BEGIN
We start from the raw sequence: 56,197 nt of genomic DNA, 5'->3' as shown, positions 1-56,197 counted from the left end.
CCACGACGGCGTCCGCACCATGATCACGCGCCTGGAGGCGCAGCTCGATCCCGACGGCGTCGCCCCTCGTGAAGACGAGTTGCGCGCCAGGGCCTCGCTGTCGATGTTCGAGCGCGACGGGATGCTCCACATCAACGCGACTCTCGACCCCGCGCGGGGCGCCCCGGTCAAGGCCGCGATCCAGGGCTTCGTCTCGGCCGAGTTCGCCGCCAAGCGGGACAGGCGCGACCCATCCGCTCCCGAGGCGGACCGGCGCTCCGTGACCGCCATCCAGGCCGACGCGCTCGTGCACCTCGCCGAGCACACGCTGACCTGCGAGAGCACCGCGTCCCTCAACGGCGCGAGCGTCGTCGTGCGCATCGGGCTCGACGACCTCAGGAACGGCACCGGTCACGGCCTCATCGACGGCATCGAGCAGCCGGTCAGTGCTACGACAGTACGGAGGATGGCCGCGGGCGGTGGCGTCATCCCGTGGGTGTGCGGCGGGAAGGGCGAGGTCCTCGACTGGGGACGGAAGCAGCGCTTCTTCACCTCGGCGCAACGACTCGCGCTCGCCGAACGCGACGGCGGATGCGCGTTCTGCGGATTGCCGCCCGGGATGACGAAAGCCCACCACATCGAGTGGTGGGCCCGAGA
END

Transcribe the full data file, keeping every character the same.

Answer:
We start from the raw sequence: 56,197 nt of genomic DNA, 5'->3' as shown, positions 1-56,197 counted from the left end.
CCACGACGGCGTCCGCACCATGATCACGCGCCTGGAGGCGCAGCTCGATCCCGACGGCGTCGCCCCTCGTGAAGACGAGTTGCGCGCCAGGGCCTCGCTGTCGATGTTCGAGCGCGACGGGATGCTCCACATCAACGCGACTCTCGACCCCGCGCGGGGCGCCCCGGTCAAGGCCGCGATCCAGGGCTTCGTCTCGGCCGAGTTCGCCGCCAAGCGGGACAGGCGCGACCCATCCGCTCCCGAGGCGGACCGGCGCTCCGTGACCGCCATCCAGGCCGACGCGCTCGTGCACCTCGCCGAGCACACGCTGACCTGCGAGAGCACCGCGTCCCTCAACGGCGCGAGCGTCGTCGTGCGCATCGGGCTCGACGACCTCAGGAACGGCACCGGTCACGGCCTCATCGACGGCATCGAGCAGCCGGTCAGTGCTACGACAGTACGGAGGATGGCCGCGGGCGGTGGCGTCATCCCGTGGGTGTGCGGCGGGAAGGGCGAGGTCCTCGACTGGGGACGGAAGCAGCGCTTCTTCACCTCGGCGCAACGACTCGCGCTCGCCGAACGCGACGGCGGATGCGCGTTCTGCGGATTGCCGCCCGGGATGACGAAAGCCCACCACATCGAGTGGTGGGCCCGAGA